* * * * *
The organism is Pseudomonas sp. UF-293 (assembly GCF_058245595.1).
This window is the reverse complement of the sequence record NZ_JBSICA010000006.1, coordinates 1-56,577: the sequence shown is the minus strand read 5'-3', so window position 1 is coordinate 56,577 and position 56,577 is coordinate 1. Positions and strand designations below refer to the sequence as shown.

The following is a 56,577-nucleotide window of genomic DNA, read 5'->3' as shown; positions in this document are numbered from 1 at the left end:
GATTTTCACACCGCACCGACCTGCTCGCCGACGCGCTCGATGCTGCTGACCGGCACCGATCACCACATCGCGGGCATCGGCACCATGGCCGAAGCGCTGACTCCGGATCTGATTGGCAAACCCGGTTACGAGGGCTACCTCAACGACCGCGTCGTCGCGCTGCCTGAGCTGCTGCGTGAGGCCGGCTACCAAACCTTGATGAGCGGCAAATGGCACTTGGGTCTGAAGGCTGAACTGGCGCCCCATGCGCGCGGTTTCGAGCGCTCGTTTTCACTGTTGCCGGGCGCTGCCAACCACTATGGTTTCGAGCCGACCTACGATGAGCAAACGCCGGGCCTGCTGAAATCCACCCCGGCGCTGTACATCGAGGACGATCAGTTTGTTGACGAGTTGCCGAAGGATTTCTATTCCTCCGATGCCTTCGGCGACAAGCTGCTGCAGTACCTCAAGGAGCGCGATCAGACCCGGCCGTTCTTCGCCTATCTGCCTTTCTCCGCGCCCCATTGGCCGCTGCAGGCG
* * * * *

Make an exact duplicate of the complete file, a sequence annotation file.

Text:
The organism is Pseudomonas sp. UF-293 (assembly GCF_058245595.1).
This window is the reverse complement of the sequence record NZ_JBSICA010000006.1, coordinates 1-56,577: the sequence shown is the minus strand read 5'-3', so window position 1 is coordinate 56,577 and position 56,577 is coordinate 1. Positions and strand designations below refer to the sequence as shown.

The following is a 56,577-nucleotide window of genomic DNA, read 5'->3' as shown; positions in this document are numbered from 1 at the left end:
GATTTTCACACCGCACCGACCTGCTCGCCGACGCGCTCGATGCTGCTGACCGGCACCGATCACCACATCGCGGGCATCGGCACCATGGCCGAAGCGCTGACTCCGGATCTGATTGGCAAACCCGGTTACGAGGGCTACCTCAACGACCGCGTCGTCGCGCTGCCTGAGCTGCTGCGTGAGGCCGGCTACCAAACCTTGATGAGCGGCAAATGGCACTTGGGTCTGAAGGCTGAACTGGCGCCCCATGCGCGCGGTTTCGAGCGCTCGTTTTCACTGTTGCCGGGCGCTGCCAACCACTATGGTTTCGAGCCGACCTACGATGAGCAAACGCCGGGCCTGCTGAAATCCACCCCGGCGCTGTACATCGAGGACGATCAGTTTGTTGACGAGTTGCCGAAGGATTTCTATTCCTCCGATGCCTTCGGCGACAAGCTGCTGCAGTACCTCAAGGAGCGCGATCAGACCCGGCCGTTCTTCGCCTATCTGCCTTTCTCCGCGCCCCATTGGCCGCTGCAGGCG